Migrating from cgit to stagit
I serve my git repositories over HTTP for people who want to browse them without having to clone them. I used to do this with cgit, which is a server-side dynamic solution written in C. It worked nicely, but lately some bots have been busy crawling these git repositories, and I regularly ran into trouble where the cgit.cgi processes ended up in a busy loop, eating 100% of CPU for unclear reasons. More generally, I had always been anxious about using a dynamic solution to serve these repositories: all the rest of my website is static, which I think is more elegant and more reassuring in terms of security.
The natural approach would be to turn cgit into a static solution by precompiling all pages whenever a git repository is updated. However, this is not reasonable: cgit allows you, e.g., to see the status of every file at every commit, or to diff any pair of commits, which would be too expensive to precompute. These features are not very useful, so I was considering to do it but tweak cgit's output to suppress the useless parts; but this would have been tedious.
Fortunately, there is a better way: the stagit tool is a minimalistic variant of cgit, also written in C, which is designed to be static. So I have just removed cgit from my server and installed stagit instead. Obviously it's too early for me to say whether stagit is a perfect solution, but I'm happy with what I have seen so far. Here are some quick and messy notes about how I did it and what surprised me, in case you are considering doing the same. As of 2022, stagit works fine and I'm still using it.
Stagit is not packaged for Debian yet but it's easy to compile and install (and
the source code is rather short if you want to hack it). You will need
libgit2-dev, which is packaged by Debian. I edited a bit the source to suit my
needs; cf my local fork: I changed a bit the HTML, fixed the CSS
to work better on mobile displays, renamed some files, etc. It's a bit ugly to
have HTML boilerplate hardcoded in the C code, but it works, and if it starts
misbehaving it will be easier for me to investigate.
Stagit provides one command
stagit to generate the HTML for a repository, and one
stagit-index to generate an index of the various repositories. The
README is rather clear (you can
also look at the manpages in the repo). Of course, you need to re-run stagit
whenever a git repository is updated, so you'll need a post-receive hook like
the one they provide, which I
adapted to my needs. One concern
is that running stagit is synchronous, i.e., when doing a
git push, you must
wait for stagit to complete. However, it seems to run instantly on my
repositories, so that's no big deal.
To get a nice index of the repositories, you need to change your git
repositories to edit
description with a description and
url with the clone
URL. There is also support for a owner field, but I removed this from the
generated HTML as I'm the owner of all the repos I host. As the setup of a new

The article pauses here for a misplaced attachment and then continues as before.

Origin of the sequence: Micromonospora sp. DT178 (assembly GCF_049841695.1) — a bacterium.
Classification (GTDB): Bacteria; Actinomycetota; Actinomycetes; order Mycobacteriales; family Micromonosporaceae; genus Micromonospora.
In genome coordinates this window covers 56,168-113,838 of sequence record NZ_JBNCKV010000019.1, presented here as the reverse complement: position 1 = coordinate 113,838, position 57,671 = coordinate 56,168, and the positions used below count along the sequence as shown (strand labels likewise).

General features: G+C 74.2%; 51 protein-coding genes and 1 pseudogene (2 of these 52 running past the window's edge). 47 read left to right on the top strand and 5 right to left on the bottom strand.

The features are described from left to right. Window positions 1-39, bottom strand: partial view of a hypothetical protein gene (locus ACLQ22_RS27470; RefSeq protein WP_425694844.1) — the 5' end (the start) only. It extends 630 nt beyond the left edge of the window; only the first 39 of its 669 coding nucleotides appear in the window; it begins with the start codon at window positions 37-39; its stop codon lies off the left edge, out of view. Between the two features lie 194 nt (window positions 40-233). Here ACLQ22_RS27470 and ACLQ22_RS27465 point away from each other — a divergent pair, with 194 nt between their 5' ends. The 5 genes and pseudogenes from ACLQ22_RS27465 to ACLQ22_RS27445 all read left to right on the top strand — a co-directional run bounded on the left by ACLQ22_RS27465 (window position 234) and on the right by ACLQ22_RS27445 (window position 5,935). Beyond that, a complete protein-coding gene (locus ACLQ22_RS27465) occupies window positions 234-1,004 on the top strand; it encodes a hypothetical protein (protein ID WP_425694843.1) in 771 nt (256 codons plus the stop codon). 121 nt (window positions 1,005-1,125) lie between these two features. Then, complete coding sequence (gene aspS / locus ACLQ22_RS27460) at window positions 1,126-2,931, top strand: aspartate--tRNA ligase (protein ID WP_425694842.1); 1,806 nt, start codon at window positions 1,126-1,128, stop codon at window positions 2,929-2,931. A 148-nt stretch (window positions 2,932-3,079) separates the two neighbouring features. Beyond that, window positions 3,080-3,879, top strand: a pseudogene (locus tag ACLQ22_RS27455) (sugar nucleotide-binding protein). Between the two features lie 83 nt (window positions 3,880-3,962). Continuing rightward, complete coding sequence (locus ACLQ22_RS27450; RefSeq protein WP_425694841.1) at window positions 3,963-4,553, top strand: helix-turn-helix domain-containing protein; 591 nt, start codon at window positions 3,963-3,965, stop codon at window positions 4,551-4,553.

git repository had become a bit tedious, I wrote a
script for that, too.
url: you should know that stagit does not take care of allowing
people to clone your repository. One solution is to run a git server for that
(which the official stagit repository seems to do), but I didn't want it because
it's not static. Instead, I intend people to clone my repositories using the dumb HTTP
it only requires you to serve your git repositories with your Web server, and to run
update-server-info, as can be done easily using the
So for each repository you will have the stagit version and the bare
repository. However, this will mean that the git clone URL
will be different from the stagit URL, which is a bit jarring. So I cheated
using some lighttpd
rules to transparently do the redirection. (Note that
git clone will still
point out the existence of this redirect when doing the cloning, so it's not
completely transparent.) Here are the rules, following this page
thanks to immae for suggesting an
"^/git/([^/.]*)/HEAD$" => "/git/$1.git/HEAD", "^/git/([^/.]*)/info/(.*)$" => "/git/$1.git/info/$2", "^/git/([^/.]*)/objects/(.*)$" => "/git/$1.git/objects/$2", "^/git/([^/.]*)/git-upload-pack$" => "/git/$1.git/git-upload-pack", "^/git/([^/.]*)/git-receive-pack$" => "/git/$1.git/git-receive-pack",
One last thing about the migration to stagit is that I didn't want to break all the cgit URLs that used to work before. Of course, not all cgit pages have a stagit counterpart, but most of the important ones do, however their names are a bit different. Again, not very robust, but here goes:
"^/git/([^/.]*)/commit/\?id=(.*)$" => "/git/$1/commit/$2.html", "^/git/([^/.]*)/about(/.*)?$" => "/git/$1/file/README.html", "^/git/([^/.]*)/log(/.*)?$" => "/git/$1/index.html", "^/git/([^/.]*)/refs(/.*)?$" => "/git/$1/refs.html", "^/git/([^/.]*)/tree/?(\?.*)?$" => "/git/$1/files.html", "^/git/([^/.]*)/tree/([^?]*)(\?.*)?$" => "/git/$1/file/$2.html", "^/git/([^/.]*)/plain/([^?]*)(\?.*)?$" => "/git/$1/file/$2.html", "^/git/([^.?]*)\?.*$" => "/git/$1", "^/git/([^/.]*)/([^?]*)\?.*$" => "/git/$1",
So there you have it: a completely static web version of my git repositories that can also be used to clone them with the dumb HTTP transport, a hook to update the web version, a script to create a new repository, and no more problems or possible security vulnerabilities with cgit!